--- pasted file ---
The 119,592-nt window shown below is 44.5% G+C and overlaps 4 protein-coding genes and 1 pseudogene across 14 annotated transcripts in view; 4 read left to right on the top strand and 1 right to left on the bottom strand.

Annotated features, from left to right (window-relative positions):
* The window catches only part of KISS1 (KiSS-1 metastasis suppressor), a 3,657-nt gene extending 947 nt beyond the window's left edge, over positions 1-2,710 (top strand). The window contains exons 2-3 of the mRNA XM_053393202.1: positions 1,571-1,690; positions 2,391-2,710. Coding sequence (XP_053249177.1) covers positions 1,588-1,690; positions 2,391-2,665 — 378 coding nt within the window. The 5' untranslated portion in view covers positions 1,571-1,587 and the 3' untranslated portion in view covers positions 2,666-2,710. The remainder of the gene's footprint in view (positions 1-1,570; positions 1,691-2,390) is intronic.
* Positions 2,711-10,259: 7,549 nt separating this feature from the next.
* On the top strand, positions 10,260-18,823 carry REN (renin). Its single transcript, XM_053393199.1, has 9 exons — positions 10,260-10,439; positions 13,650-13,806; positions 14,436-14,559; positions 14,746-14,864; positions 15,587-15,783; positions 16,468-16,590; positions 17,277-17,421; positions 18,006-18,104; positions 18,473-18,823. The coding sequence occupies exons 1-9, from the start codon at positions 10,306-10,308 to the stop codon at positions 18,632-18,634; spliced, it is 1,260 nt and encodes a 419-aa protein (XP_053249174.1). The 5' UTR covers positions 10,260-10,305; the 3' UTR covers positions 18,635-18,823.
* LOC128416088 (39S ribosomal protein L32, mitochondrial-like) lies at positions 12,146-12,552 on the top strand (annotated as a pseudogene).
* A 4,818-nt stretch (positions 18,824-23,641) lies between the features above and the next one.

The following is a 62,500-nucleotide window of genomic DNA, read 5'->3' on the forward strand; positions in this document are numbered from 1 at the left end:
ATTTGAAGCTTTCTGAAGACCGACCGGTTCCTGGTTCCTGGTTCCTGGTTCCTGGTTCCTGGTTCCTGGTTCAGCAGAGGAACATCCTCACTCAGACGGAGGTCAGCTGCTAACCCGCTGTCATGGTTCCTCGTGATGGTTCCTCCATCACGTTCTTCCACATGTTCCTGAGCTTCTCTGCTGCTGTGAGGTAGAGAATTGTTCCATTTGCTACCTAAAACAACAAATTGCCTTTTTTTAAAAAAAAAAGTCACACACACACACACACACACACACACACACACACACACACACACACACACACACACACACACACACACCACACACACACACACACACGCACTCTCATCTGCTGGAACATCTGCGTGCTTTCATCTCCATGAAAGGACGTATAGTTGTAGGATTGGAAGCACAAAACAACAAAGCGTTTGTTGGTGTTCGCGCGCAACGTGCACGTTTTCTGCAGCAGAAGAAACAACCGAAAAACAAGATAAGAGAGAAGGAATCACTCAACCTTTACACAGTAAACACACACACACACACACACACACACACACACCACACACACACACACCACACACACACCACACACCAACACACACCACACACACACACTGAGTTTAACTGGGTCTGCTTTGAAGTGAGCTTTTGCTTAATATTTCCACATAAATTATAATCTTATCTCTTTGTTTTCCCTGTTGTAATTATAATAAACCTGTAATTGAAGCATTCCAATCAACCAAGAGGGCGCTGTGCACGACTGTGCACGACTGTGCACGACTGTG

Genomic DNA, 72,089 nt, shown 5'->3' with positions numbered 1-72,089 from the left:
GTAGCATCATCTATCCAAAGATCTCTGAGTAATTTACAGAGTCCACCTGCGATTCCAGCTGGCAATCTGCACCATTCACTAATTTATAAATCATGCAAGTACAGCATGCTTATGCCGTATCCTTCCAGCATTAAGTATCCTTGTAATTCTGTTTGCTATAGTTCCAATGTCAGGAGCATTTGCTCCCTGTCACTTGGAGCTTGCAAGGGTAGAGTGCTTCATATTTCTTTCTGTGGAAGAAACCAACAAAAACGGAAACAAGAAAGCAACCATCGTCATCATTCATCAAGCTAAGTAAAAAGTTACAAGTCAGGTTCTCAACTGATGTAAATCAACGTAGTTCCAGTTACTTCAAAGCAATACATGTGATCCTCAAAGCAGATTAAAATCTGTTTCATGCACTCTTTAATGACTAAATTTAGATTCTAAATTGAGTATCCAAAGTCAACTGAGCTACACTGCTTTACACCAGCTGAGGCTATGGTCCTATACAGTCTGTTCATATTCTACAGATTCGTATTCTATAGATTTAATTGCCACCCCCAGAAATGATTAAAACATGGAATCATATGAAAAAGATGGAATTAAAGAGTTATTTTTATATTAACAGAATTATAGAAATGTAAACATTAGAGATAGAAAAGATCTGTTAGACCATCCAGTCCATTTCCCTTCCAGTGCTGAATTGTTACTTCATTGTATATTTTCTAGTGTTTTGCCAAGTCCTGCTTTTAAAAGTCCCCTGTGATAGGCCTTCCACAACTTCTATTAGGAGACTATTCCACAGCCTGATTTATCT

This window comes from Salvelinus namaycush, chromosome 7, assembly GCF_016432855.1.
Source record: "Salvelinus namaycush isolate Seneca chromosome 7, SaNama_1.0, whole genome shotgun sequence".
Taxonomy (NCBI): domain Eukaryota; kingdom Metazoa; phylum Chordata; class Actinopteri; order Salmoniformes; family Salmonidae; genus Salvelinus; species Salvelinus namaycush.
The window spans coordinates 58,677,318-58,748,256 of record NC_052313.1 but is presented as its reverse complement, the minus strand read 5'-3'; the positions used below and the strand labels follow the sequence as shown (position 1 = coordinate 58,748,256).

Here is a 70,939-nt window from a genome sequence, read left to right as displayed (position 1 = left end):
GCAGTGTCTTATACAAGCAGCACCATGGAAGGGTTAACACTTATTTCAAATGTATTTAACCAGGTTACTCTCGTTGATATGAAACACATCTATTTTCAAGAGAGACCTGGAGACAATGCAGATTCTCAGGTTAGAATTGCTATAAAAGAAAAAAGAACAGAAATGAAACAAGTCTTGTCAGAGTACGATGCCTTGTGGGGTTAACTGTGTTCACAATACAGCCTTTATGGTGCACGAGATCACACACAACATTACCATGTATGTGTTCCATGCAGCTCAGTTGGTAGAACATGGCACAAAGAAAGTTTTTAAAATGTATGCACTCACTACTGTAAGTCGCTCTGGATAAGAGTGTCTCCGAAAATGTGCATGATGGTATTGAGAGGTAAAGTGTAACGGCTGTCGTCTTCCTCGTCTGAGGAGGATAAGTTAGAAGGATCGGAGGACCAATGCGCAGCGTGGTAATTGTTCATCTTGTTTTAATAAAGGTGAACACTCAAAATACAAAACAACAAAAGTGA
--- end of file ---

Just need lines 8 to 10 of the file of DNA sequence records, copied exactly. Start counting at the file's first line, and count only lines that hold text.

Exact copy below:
The following is a 62,500-nucleotide window of genomic DNA, read 5'->3' on the forward strand; positions in this document are numbered from 1 at the left end:
ATTTGAAGCTTTCTGAAGACCGACCGGTTCCTGGTTCCTGGTTCCTGGTTCCTGGTTCCTGGTTCCTGGTTCAGCAGAGGAACATCCTCACTCAGACGGAGGTCAGCTGCTAACCCGCTGTCATGGTTCCTCGTGATGGTTCCTCCATCACGTTCTTCCACATGTTCCTGAGCTTCTCTGCTGCTGTGAGGTAGAGAATTGTTCCATTTGCTACCTAAAACAACAAATTGCCTTTTTTTAAAAAAAAAAGTCACACACACACACACACACACACACACACACACACACACACACACACACACACACACACACACACACACCACACACACACACACACACGCACTCTCATCTGCTGGAACATCTGCGTGCTTTCATCTCCATGAAAGGACGTATAGTTGTAGGATTGGAAGCACAAAACAACAAAGCGTTTGTTGGTGTTCGCGCGCAACGTGCACGTTTTCTGCAGCAGAAGAAACAACCGAAAAACAAGATAAGAGAGAAGGAATCACTCAACCTTTACACAGTAAACACACACACACACACACACACACACACACACCACACACACACACACCACACACACACCACACACCAACACACACCACACACACACACTGAGTTTAACTGGGTCTGCTTTGAAGTGAGCTTTTGCTTAATATTTCCACATAAATTATAATCTTATCTCTTTGTTTTCCCTGTTGTAATTATAATAAACCTGTAATTGAAGCATTCCAATCAACCAAGAGGGCGCTGTGCACGACTGTGCACGACTGTGCACGACTGTG

Genomic DNA, 72,089 nt, shown 5'->3' with positions numbered 1-72,089 from the left: